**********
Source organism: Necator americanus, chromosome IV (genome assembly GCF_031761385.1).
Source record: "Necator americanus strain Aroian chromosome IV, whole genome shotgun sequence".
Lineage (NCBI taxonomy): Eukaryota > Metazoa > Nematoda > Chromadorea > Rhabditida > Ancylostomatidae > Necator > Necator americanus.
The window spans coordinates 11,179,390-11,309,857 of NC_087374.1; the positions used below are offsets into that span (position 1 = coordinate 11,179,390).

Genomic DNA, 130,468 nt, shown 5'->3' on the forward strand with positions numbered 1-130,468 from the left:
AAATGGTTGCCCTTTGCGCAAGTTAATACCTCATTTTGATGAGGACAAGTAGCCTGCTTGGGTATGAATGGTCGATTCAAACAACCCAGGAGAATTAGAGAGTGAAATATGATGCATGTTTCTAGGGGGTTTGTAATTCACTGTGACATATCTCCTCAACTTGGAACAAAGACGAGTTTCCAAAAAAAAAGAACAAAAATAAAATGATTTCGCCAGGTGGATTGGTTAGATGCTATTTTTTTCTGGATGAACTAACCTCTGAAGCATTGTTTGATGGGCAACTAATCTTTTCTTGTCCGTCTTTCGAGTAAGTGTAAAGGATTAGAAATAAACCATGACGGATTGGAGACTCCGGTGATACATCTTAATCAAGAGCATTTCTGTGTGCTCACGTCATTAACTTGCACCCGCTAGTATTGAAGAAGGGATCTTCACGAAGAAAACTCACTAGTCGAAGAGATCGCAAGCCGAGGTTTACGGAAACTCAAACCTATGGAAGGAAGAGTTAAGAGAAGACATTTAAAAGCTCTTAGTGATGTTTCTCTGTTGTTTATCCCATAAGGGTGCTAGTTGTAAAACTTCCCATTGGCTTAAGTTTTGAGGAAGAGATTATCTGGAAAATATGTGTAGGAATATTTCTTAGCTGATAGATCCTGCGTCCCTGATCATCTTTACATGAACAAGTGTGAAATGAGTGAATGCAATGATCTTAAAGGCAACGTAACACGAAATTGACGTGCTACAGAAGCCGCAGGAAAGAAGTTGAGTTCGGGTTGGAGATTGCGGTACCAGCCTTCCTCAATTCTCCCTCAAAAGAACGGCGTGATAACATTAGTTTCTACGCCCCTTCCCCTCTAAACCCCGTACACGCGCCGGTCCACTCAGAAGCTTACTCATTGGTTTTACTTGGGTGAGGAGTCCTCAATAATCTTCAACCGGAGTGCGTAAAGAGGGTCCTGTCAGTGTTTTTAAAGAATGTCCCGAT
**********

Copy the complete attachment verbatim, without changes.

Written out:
Source organism: Necator americanus, chromosome IV (genome assembly GCF_031761385.1).
Source record: "Necator americanus strain Aroian chromosome IV, whole genome shotgun sequence".
Lineage (NCBI taxonomy): Eukaryota > Metazoa > Nematoda > Chromadorea > Rhabditida > Ancylostomatidae > Necator > Necator americanus.
The window spans coordinates 11,179,390-11,309,857 of NC_087374.1; the positions used below are offsets into that span (position 1 = coordinate 11,179,390).

Genomic DNA, 130,468 nt, shown 5'->3' on the forward strand with positions numbered 1-130,468 from the left:
AAATGGTTGCCCTTTGCGCAAGTTAATACCTCATTTTGATGAGGACAAGTAGCCTGCTTGGGTATGAATGGTCGATTCAAACAACCCAGGAGAATTAGAGAGTGAAATATGATGCATGTTTCTAGGGGGTTTGTAATTCACTGTGACATATCTCCTCAACTTGGAACAAAGACGAGTTTCCAAAAAAAAAGAACAAAAATAAAATGATTTCGCCAGGTGGATTGGTTAGATGCTATTTTTTTCTGGATGAACTAACCTCTGAAGCATTGTTTGATGGGCAACTAATCTTTTCTTGTCCGTCTTTCGAGTAAGTGTAAAGGATTAGAAATAAACCATGACGGATTGGAGACTCCGGTGATACATCTTAATCAAGAGCATTTCTGTGTGCTCACGTCATTAACTTGCACCCGCTAGTATTGAAGAAGGGATCTTCACGAAGAAAACTCACTAGTCGAAGAGATCGCAAGCCGAGGTTTACGGAAACTCAAACCTATGGAAGGAAGAGTTAAGAGAAGACATTTAAAAGCTCTTAGTGATGTTTCTCTGTTGTTTATCCCATAAGGGTGCTAGTTGTAAAACTTCCCATTGGCTTAAGTTTTGAGGAAGAGATTATCTGGAAAATATGTGTAGGAATATTTCTTAGCTGATAGATCCTGCGTCCCTGATCATCTTTACATGAACAAGTGTGAAATGAGTGAATGCAATGATCTTAAAGGCAACGTAACACGAAATTGACGTGCTACAGAAGCCGCAGGAAAGAAGTTGAGTTCGGGTTGGAGATTGCGGTACCAGCCTTCCTCAATTCTCCCTCAAAAGAACGGCGTGATAACATTAGTTTCTACGCCCCTTCCCCTCTAAACCCCGTACACGCGCCGGTCCACTCAGAAGCTTACTCATTGGTTTTACTTGGGTGAGGAGTCCTCAATAATCTTCAACCGGAGTGCGTAAAGAGGGTCCTGTCAGTGTTTTTAAAGAATGTCCCGAT